In fact I’ve written about rest and recovery before here. Feel free to check that post out.
Stress can be defined as a state of mental or emotional strain or tension resulting from adverse or demanding circumstances. Most peoples stressors tend to be external, such as your job, relationships, paying bills, traffic, or any other stressor that kicks in your sympathetic nervous system, such as training.
One thing to understand about stress is the role that brain function plays. Keeping it simple you can categorize brain function into two categories. The sympathetic and the parasympathetic nervous system.
The sympathetic nervous system prepares the body for intense physical activity and is often referred to as the fight-or-flight response. The parasympathetic nervous system has almost the exact opposite effect and relaxes the body and inhibits or slows many high energy functions, it’s often referred to as the rest and digest response.
Stress can also influence sleep, food intake, weight gain and weight loss. Various randomized controlled weight loss trials confirm that high stress levels can hinder successful weight loss efforts and any improvements in health. It’s thought, and some evidence suggests, that by improving your nutritional status and sleep patterns that you may be able to reduce the severity of stress and other mental health disorders. 
With regards to nutrition there are a number of cross-sectional observational studies that have linked the deficiency of certain B vitamins, and minerals such as calcium and magnesium, and omega 3’s to increased levels of mental stress. [2,3]
As well as maintaining a healthy and varied diet to try to negate any vitamin and mineral deficiencies, time also needs to be spent on promoting rest and recovery. But how to we go about that?
In my opinion it’s about balance. I don’t know anyone who is totally stress free, and I actually think that a little stress isn’t necessarily a bad thing. But we want to try to engage in activities that promote the use of our parasympathetic nervous system.
Think yoga, pilates, meditation, reading, anything that helps you achieve a relaxed state. I tend to use stretching at the end of my training as an opportunity to zone out and relax the mind. But the truth is that the activity you choose really doesn’t matter, it’s the state that you achieve that matters.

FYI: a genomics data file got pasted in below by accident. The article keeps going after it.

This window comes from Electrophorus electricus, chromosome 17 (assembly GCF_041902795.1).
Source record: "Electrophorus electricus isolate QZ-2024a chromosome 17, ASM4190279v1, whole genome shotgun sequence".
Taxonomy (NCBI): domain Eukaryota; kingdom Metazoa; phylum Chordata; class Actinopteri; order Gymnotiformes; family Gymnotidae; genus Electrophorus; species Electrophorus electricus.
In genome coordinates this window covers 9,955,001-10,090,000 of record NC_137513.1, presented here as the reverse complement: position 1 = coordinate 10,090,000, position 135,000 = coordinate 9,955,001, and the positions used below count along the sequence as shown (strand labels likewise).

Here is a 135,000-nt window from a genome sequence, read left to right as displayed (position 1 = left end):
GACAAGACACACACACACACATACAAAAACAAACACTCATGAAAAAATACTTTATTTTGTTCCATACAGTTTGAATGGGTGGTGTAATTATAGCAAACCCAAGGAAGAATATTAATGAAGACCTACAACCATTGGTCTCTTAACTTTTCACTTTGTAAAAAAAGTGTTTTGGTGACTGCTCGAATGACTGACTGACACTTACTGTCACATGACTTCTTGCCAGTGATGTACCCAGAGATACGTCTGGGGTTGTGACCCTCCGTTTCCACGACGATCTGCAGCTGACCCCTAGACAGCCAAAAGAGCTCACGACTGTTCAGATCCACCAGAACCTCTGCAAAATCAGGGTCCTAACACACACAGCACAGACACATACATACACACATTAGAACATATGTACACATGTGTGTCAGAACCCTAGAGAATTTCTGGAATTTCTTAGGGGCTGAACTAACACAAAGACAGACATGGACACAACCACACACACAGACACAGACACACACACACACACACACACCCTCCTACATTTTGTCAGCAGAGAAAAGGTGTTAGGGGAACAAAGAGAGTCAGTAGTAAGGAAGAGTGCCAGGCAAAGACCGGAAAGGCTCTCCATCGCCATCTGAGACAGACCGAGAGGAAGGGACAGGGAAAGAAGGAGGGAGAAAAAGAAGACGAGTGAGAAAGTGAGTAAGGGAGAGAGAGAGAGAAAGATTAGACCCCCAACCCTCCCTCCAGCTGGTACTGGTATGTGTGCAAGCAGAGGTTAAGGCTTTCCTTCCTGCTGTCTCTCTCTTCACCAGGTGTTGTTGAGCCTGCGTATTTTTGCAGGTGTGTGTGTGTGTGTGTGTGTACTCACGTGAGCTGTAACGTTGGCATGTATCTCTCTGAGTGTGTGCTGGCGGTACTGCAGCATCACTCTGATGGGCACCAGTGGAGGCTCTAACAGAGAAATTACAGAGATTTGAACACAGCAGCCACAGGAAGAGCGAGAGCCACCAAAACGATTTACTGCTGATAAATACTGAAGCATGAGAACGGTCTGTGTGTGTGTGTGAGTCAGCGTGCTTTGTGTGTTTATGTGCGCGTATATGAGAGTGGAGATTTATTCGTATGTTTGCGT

Take Lego for instance. I’m 40 this year, but I can quite happily sit there putting together a technic lego set. It’s just another way for me to switch off from worries about clients and work. It’s an activity that works for me, and besides you’re never too old to enjoy lego.
In summary, choose activites that can help you get 30-60 minutes of daily quiet, relaxing, worry free, parasympathetic activity. It really will help you get control of your stress levels.
P.S Don’t waste any money on supplements that supposedly reduce stress, they will just reduce the amount of money in your bank account. No supplement will tackle lifestyle related stress problems. Instead consume a healthy, balanced and varied diet.
P.P.S If your job is the issue causing you endless amounts of stress and worry a sure fire way to lower your stress short-term is to quit.
1. N. R. W. Geiker, A. Astrup, M. F. Hjorth, A. Sjödin, L. Pijls and C. Rob Markus. Does stress influence sleep patterns, food intake, weight gain, abdominal obesity and weight loss interventions and vice versa? Obesity Reviews 19, 81–97, January 2018.
2. Lim SY, Kim EJ, Kim A, Lee HJ, Choi HJ, Yang SJ. Nutritional factors affecting mental health. Clin Nutr Res 2016; 5: 143–152.
3. Bodnar LM, Wisner KL. Nutrition and depression: implications for improving mental health among childbearing-aged women. Biol Psychiatry 2005; 58: 679–685.